The government made no effort to invite voices from the opposition to a recent series of forums on cross-strait diplomacy, a former Taiwanese government official said yesterday.
Commenting on the sidelines of a forum on a cross-strait peace agreement at National Chengchi University’s Institute of International Relations (IIR), Joseph Wu (吳釗燮), former Mainland Affairs Council chairman, said agencies under President Ma Ying-jeou’s (馬英九) administration had failed to invite academics from the pan-green camp or former government officials to the forums, at which former Chinese Communist Party officials and Chinese academics were invited to speak.
“They had to invite me [this morning] because I’m a fellow here at the IIR,” Wu, the sole pan-green voice at the forum, told the Taipei Times, adding that the situation had been similar at a pair of forums held over the weekend to mark the 60th anniversary of cross-strait relations.
“[Chinese President] Hu Jintao’s [胡錦濤] confidant Zheng Bijian [鄭必堅] can come to Taipei and claim that the Taiwanese independence movement is doomed and some retired People’s Liberation Army general can threaten us the next day, but academics from the opposition are not invited,” Wu said.
When the Democratic Progressive Party was in power, we always made sure to invite those from the other camp to such events, he said.
This one-sided debate is hardly conducive to the process that is required to build consensus on cross-strait matters, Wu said, adding that pro-Chinese Nationalist Party (KMT) academics had a tendency to mirror Ma’s “polite” approach to China, which involves no criticism of Beijing’s human rights record.
“Topics such as a peace agreement are very important and this is the first time that both sides discuss them openly,” Wu said.
Unfortunately, with opposition voices absent there is no plurality of voices and the Ma administration can give the impression that its policies are widely supported, he said.
Wu also said that the American Institute in Taiwan had not been informed about the forums, adding that this was reminiscent of the US government being kept in the dark during negotiations on Taiwan’s participation at the World Health Assembly earlier this year.
LIABILITIES MULLED: New Taipei City Mayor Hou You-yi said Taipei would find out if the firm was legally registered, the guide was licensed and the weather was assessed The assets of Tian Da Local Nature Co are to be frozen after at least four people died after falling into the Beishi River (北勢溪) on an outing the company had organized on Saturday, the Taipei City Government said yesterday. Six people — two adults and four children — were washed away by a flash flood on the river in New Taipei City’s Hubaotan (虎豹潭) area. They were participating in a Nature Joy Camp outdoor activity with a group of 16 adults and 15 children led by a guide surnamed Su (蘇). As of 4:30pm yesterday, four of the missing had been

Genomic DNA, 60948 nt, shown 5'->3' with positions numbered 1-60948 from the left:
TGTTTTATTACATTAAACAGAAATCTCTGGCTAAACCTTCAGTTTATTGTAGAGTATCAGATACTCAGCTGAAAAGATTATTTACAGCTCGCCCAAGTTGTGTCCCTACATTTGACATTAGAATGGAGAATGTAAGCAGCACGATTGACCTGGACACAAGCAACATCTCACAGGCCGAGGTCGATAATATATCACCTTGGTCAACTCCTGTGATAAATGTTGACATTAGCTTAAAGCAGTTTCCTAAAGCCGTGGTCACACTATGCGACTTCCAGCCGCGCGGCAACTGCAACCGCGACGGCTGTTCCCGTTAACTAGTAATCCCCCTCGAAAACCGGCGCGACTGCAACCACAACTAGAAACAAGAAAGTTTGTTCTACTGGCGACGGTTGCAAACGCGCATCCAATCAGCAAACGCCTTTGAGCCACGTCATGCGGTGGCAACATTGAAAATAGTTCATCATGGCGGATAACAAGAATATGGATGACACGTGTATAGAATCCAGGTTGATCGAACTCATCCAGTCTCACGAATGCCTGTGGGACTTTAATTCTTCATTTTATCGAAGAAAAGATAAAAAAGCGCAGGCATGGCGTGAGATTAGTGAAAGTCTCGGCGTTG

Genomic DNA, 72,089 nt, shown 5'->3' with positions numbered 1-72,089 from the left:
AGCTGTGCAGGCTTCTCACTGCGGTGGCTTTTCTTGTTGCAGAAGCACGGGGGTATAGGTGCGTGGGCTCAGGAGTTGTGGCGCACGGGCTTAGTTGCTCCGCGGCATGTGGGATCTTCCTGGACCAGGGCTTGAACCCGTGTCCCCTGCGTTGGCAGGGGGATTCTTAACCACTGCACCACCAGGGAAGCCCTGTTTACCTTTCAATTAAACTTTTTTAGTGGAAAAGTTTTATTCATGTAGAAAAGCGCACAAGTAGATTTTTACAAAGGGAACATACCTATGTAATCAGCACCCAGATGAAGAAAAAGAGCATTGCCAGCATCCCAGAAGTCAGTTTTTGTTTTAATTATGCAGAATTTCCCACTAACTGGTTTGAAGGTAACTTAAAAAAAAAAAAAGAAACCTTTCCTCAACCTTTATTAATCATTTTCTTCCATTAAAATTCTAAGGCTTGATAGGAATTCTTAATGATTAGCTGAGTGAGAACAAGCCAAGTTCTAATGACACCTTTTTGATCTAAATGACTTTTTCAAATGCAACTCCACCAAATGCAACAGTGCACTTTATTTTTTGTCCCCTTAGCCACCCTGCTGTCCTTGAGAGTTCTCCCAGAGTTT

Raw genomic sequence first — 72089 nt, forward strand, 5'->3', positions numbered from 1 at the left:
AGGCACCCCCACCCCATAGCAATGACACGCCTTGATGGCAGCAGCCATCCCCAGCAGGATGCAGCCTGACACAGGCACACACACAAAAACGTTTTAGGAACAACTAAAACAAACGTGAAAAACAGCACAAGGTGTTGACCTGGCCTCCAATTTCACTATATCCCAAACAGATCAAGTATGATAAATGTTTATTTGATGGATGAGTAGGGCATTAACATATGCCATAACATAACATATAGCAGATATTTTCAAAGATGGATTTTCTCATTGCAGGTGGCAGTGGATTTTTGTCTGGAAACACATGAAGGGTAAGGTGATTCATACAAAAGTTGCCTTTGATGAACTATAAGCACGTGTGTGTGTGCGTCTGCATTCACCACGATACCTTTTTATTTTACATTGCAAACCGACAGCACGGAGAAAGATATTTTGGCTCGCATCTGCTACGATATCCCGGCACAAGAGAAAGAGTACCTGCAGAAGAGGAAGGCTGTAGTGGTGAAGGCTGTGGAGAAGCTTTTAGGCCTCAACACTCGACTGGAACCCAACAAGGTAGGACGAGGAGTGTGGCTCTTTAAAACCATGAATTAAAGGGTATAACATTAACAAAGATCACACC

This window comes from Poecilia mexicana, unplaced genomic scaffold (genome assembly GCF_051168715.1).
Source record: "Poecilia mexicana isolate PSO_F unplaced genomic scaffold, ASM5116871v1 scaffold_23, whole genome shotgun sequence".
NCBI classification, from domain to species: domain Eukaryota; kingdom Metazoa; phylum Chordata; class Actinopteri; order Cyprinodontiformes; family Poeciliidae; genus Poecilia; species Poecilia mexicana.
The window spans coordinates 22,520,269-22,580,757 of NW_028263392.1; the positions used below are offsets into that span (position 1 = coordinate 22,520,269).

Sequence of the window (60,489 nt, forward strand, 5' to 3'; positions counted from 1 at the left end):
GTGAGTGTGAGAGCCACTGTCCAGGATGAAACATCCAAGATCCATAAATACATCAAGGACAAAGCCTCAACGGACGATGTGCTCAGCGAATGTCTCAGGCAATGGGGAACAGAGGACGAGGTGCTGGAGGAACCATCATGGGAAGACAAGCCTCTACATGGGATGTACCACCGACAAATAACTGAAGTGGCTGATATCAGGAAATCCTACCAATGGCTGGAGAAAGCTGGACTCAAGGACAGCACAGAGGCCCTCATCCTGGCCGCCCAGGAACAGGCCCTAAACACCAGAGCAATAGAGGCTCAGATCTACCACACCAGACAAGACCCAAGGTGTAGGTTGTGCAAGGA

Taiwanese worked more hours than people in all but three other countries in the world last year, Ministry of Labor data showed. Singapore placed first in average hours worked among the 40 economies surveyed, with an average of 2,288 hours per worker last year, the data showed. The city-state was followed by Colombia with 2,172 hours — based on 2019 data — and Mexico with 2,124 hours, it showed. Taiwan came in fourth, with 2,021 hours, it showed. South Korean workers clocked the third-most hours in Asia, with 1,908 hours, followed by Japan with 1,598 hours, it showed. However, compared with 2019, the survey found
The US 7th Fleet yesterday confirmed that a US Navy ship transited the Taiwan Strait on Thursday and Friday. “The Arleigh Burke-class guided missile destroyer USS Dewey [DDG 105] conducted a Taiwan Strait transit in cooperation with Royal Canadian Navy [RCN] Halifax-class frigate, HMCS Winnipeg, October 14-15, 2021,” the US 7th Fleet said in a statement. “Dewey’s and Winnipeg’s transit through the Taiwan Strait demonstrates the commitment of the United States and our allies and partners to a free and open Indo-Pacific. Cooperation like this represents the centerpiece of our approach to a secure and prosperous region,” it added. The transit marked the
‘COUNTERPRODUCTIVE’: The German, French and Singaporean missions said that Taiwan’s COVID-19 restrictions are hindering local projects and business operations Several foreign missions in Taiwan have urged the government to ease its strict COVID-19 border controls, which they say are hurting in-person exchanges and business operations. The missions made the appeal in response to media inquiries on how the border controls have affected their respective countries’ exchanges with Taiwan, amid growing concerns voiced privately by Taiwan-based foreign offices and businesses regarding the restrictions. Taiwan has maintained strict entry requirements since March last year, generally prohibiting most arrivals except for citizens and foreign residents, while it has required those who enter the country to undergo a stringent 14-day quarantine. Although the rules have been